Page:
On Monday morning, January 16, crowds gathered in the small community of El Mozote to commemorate the 20th anniversary of the signing of the Peace Accords that ended El Salvador´s 12-year-long civil war. El Mozote, in the rural department of Morazán, is the site of a 1981 massacre of more than 1,000 civilians, primarily children, carried out by the Salvadoran Armed Forces. At the solemn event, El Salvador’s first leftist president, Mauricio Funes, named the military officers implicated in the horrific massacre, stating, we must “remove the veil that has blinded us for three decades.”
Mauricio Funes in El Mozote (presidencia.gob.sv)Funes asked for forgiveness from the victims and the Salvadoran people on behalf of the State and then announced a series of reparations for the victims and their families. In addition to physical and mental health services and an economic development plan for El Mozote, the government has promised to declare the community a protected historic site and has committed to updating public school curricula as well as police and military training materials to acknowledge the history of human rights violations by the armed forces.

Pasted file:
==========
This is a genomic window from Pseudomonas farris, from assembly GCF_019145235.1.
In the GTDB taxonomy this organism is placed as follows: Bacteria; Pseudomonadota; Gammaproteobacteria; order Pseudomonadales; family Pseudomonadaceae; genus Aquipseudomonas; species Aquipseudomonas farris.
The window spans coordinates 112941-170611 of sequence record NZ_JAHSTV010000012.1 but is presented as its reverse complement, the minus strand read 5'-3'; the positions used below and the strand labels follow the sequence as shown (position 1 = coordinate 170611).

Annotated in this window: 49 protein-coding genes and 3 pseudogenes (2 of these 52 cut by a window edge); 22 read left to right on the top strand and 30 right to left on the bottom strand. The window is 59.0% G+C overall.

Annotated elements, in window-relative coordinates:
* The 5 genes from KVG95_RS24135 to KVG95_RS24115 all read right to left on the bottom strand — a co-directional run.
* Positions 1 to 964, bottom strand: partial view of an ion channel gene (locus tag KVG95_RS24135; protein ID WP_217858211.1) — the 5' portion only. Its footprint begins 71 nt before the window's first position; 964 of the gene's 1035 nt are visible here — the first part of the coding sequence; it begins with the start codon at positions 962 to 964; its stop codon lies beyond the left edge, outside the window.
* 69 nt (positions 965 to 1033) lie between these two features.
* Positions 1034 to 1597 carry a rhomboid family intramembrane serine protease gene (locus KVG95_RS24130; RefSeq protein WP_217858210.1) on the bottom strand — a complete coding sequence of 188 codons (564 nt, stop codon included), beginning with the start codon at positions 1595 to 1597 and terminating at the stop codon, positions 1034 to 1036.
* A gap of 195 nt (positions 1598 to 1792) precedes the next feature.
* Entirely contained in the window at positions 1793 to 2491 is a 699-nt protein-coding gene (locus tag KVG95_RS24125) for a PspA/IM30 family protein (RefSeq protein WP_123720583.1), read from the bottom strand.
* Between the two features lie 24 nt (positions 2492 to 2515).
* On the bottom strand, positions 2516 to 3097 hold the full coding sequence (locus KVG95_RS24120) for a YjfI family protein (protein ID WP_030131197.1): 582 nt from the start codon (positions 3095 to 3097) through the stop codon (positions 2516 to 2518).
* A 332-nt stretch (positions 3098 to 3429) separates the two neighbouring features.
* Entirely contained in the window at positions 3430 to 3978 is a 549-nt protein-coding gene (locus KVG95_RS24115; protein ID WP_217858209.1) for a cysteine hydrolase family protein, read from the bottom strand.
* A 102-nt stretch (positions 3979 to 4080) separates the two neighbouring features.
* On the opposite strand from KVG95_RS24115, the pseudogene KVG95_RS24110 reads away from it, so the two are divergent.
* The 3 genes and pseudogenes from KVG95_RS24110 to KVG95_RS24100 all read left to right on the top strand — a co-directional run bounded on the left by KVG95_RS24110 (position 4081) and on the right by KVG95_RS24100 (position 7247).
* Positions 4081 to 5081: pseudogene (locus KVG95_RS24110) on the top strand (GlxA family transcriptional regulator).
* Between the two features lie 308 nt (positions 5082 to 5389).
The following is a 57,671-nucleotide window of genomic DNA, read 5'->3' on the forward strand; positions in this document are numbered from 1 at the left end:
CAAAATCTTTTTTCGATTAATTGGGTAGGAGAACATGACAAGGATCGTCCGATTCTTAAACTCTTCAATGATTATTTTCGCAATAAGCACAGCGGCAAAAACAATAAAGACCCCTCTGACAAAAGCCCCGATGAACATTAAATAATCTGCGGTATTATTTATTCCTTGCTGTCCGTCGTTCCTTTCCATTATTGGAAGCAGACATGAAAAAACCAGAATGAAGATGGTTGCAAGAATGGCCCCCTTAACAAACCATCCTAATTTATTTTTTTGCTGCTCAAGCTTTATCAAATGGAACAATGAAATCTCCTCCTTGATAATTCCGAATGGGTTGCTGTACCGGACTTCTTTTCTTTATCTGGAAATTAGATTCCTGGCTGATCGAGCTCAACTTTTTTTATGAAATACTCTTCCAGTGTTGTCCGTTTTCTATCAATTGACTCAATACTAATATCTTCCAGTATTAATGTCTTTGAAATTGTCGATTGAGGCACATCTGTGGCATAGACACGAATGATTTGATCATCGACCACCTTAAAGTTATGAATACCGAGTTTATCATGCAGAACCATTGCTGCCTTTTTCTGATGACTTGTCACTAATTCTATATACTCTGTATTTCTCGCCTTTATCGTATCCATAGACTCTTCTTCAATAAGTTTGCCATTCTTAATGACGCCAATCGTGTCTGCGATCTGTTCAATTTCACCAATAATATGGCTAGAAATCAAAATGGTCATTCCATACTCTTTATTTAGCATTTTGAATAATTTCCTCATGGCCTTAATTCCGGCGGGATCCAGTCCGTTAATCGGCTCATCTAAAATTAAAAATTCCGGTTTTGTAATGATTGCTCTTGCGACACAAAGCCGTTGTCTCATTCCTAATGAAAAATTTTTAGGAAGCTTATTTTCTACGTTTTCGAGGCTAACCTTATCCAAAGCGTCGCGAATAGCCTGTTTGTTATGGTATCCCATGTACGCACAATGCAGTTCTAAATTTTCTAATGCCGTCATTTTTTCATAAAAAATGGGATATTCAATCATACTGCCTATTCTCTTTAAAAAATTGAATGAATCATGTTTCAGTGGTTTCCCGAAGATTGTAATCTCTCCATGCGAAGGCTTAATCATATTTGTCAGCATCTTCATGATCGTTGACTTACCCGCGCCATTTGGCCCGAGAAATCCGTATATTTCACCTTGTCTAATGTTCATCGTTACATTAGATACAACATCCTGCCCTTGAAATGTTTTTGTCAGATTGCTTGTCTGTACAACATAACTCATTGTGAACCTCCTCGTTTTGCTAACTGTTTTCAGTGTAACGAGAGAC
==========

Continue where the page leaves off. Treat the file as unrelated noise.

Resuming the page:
Funes is the first president in Salvadoran history that has acknowledged the crimes against humanity committed by the government during the civil war that resulted in 75,000 deaths, in their majority civilians. However, the prosecution of the responsible actors is prohibited by an amnesty law approved in 1994 by the right-wing parties five days after the release of the U.N. Truth Commission report, which attributed 85% of civilian deaths to the armed forces and 5% to the Farabundo Martí National Liberation Front (FMLN).